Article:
But in the wee hours of Wednesday morning, a year to the day after mass murder was inflicted on their city, the pipers and drummers of the New York City Emerald Societies marched through the darkness and into the dawn.
They marched this time for their entire town, all who died in it on Sept. 11, 2001 and all who call it home on this, the first anniversary of the attack on New York and America.
The idea for marches to Ground Zero from distant starting points in the five boroughs was inspired by the relay running of torch bearers carrying the Olympic flame to its final destination. But if the Olympics are a showy triumph of the better side of the human spirit, the attack on the World Trade Center was the opposite.
And none were more aware of this than the pipers and drummers from the fire department, police, Port Authority, sanitation, corrections and court officers emeralds who walked in time through city neighborhoods slumbering through the early fall night.
Joe Murphy, bandmaster for the FDNY Emeralds, led the way from Inwood in upper Manhattan. For the footsore firefighters, the 16-mile walk to Ground Zero was sandwiched between a funeral on Tuesday and a funeral on Thursday. But Murphy said the band members were ready to mark the anniversary with all due honors.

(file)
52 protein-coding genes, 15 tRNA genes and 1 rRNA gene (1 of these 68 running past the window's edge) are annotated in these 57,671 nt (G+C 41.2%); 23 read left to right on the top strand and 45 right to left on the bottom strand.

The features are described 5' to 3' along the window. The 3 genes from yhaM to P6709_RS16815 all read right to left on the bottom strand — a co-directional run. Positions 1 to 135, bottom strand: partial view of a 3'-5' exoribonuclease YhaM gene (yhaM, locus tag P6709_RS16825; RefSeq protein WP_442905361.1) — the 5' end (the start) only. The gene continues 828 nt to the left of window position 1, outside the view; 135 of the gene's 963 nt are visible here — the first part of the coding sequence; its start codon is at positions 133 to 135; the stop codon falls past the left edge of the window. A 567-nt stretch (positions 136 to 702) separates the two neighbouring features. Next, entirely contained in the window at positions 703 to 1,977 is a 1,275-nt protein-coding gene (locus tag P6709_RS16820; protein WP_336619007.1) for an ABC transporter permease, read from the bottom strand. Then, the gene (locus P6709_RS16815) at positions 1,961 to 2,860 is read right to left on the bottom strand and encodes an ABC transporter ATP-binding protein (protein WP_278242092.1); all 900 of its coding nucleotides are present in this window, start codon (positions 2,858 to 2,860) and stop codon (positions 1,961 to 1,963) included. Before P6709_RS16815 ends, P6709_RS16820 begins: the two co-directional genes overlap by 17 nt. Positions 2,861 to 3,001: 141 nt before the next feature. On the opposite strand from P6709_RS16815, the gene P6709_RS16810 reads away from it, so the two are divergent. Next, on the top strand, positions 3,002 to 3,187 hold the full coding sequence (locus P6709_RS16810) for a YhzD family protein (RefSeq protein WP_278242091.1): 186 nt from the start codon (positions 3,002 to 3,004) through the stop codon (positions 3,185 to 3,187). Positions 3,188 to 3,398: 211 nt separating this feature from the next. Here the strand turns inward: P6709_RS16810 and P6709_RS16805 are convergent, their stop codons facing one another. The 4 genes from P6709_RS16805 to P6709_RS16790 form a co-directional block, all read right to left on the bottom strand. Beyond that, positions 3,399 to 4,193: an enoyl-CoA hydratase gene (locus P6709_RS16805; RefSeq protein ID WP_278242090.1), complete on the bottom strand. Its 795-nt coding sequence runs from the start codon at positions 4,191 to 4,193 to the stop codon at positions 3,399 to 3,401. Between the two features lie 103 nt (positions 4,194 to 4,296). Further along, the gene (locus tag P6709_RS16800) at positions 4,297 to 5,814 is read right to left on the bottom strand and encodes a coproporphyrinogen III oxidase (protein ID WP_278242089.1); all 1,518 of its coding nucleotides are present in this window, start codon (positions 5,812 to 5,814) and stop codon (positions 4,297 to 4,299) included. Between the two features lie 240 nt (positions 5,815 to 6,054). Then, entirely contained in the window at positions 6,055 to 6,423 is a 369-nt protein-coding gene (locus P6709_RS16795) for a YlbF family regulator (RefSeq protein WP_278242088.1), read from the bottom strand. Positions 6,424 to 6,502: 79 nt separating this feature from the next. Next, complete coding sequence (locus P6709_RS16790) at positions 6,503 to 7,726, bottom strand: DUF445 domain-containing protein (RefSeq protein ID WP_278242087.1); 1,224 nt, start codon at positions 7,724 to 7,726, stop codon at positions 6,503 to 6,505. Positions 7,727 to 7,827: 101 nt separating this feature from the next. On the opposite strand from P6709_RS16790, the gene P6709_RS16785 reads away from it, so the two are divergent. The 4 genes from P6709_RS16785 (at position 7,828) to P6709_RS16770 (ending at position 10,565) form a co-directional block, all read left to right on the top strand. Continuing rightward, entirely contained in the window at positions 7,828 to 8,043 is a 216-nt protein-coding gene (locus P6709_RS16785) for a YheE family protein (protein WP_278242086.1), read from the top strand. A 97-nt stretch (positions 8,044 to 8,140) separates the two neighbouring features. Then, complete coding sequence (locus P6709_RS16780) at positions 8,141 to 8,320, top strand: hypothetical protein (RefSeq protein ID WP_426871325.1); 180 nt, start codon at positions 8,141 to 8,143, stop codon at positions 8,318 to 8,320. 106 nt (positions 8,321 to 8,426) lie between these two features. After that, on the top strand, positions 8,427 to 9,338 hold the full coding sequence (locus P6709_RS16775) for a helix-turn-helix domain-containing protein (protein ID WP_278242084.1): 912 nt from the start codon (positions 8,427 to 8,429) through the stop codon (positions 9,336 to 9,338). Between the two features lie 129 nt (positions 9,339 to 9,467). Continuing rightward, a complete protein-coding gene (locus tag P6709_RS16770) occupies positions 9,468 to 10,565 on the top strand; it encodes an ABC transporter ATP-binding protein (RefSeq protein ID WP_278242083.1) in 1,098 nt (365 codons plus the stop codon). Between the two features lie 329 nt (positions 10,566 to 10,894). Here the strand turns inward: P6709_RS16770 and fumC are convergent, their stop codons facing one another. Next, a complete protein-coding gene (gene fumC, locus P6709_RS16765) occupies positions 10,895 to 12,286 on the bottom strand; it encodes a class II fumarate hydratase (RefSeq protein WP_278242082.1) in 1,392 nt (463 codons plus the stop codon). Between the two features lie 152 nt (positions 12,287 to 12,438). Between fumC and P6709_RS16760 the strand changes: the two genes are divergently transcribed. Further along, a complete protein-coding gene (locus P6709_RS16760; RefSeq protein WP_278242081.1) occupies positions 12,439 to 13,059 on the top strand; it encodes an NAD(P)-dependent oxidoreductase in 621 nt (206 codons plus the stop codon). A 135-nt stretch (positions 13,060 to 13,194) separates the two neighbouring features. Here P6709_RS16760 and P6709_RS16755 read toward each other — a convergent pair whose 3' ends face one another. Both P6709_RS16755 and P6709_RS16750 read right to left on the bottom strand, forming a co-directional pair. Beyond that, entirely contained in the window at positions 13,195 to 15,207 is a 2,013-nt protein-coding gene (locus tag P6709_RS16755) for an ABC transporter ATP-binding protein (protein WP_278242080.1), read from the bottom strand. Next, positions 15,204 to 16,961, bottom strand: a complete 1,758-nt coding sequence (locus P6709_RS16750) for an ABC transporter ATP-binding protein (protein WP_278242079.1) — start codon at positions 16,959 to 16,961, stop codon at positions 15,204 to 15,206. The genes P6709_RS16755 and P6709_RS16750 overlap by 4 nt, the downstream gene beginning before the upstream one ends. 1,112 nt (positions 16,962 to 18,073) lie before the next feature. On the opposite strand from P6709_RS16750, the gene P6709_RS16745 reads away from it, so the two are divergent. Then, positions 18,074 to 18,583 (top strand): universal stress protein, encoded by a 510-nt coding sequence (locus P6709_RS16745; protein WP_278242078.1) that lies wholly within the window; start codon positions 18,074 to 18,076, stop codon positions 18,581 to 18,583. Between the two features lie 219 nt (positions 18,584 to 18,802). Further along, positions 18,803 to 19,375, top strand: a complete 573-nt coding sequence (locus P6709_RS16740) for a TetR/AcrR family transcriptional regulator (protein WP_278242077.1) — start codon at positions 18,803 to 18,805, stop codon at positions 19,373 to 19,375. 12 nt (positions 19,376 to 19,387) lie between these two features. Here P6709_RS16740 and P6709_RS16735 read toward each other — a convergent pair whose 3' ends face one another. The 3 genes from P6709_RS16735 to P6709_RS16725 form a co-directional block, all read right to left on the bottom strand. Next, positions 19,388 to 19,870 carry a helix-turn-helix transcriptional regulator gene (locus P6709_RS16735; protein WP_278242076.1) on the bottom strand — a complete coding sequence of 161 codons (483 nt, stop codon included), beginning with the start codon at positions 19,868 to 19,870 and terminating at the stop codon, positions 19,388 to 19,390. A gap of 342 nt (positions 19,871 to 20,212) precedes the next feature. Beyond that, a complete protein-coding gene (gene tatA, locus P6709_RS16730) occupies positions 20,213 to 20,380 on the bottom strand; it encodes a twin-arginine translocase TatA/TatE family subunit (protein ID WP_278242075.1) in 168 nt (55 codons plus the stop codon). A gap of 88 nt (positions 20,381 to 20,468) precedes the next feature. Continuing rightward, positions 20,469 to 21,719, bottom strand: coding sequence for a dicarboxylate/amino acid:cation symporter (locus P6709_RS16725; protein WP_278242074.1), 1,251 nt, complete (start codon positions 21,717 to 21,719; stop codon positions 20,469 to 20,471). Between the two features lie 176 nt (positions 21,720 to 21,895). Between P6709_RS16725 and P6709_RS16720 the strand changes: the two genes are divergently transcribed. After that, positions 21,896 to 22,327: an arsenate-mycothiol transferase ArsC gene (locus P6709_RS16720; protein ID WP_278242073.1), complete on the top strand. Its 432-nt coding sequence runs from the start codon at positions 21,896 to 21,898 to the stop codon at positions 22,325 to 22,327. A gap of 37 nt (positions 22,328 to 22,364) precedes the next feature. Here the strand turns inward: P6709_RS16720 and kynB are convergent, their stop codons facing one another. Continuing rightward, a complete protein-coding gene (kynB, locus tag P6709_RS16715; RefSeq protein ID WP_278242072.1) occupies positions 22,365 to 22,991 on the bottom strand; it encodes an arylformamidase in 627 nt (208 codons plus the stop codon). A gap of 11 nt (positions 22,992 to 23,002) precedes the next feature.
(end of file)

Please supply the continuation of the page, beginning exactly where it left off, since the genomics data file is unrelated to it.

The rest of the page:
“We will be marching for Bronko as well,” Murphy said before his band’s commemorative march.
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Durrell “Bronko” Pearsall, the standout 6-foot-2, 280-pound drummer for the FDNY Emeralds, and a member of Rescue Company 4, gave his life on Sept. 11 battling for his hometown.
“We miss him and will remember him every step of the way,” Murphy said.
The Police Department Emeralds marched into Manhattan from Brooklyn.
Bandmaster John Tansey said he was proud to be part of the commemoration march though saddened by the reason for it. Tansey said that he would be getting a new pair of shoes for the roughly 13-mile march through the borough, a walk that will take on a particular resonance when the band crosses the Brooklyn Bridge at about 6:30 a.m. Wednesday.
“I blew out the side of my shoes recently,” Tansey said. As such, he is on common ground with just about every other Emerald piper and drummer.
Tansey added that one result of the prominence of the Emerald pipers and drummers over the past year was that bagpipes were now “part of America.”
The skirl of these American pipes signaled the dawn of Sept. 11, 2002 from every direction in the city that bore the brunt of terror one year ago.
In addition to the FDNY Emeralds marching through Manhattan and the police Emeralds from Brooklyn, the pipers and drummers from the Corrections Department and Court Officers Emerald bands marched to Ground Zero from the Bronx.
The procession from Queens was led by the Port Authority Police Department Emeralds, still mourning the loss on 9/11 of their bandmaster, Liam Callahan.
The Staten Island procession, featuring at one point pipers skirling on the famed ferry, was led by the Department of Sanitation Emeralds.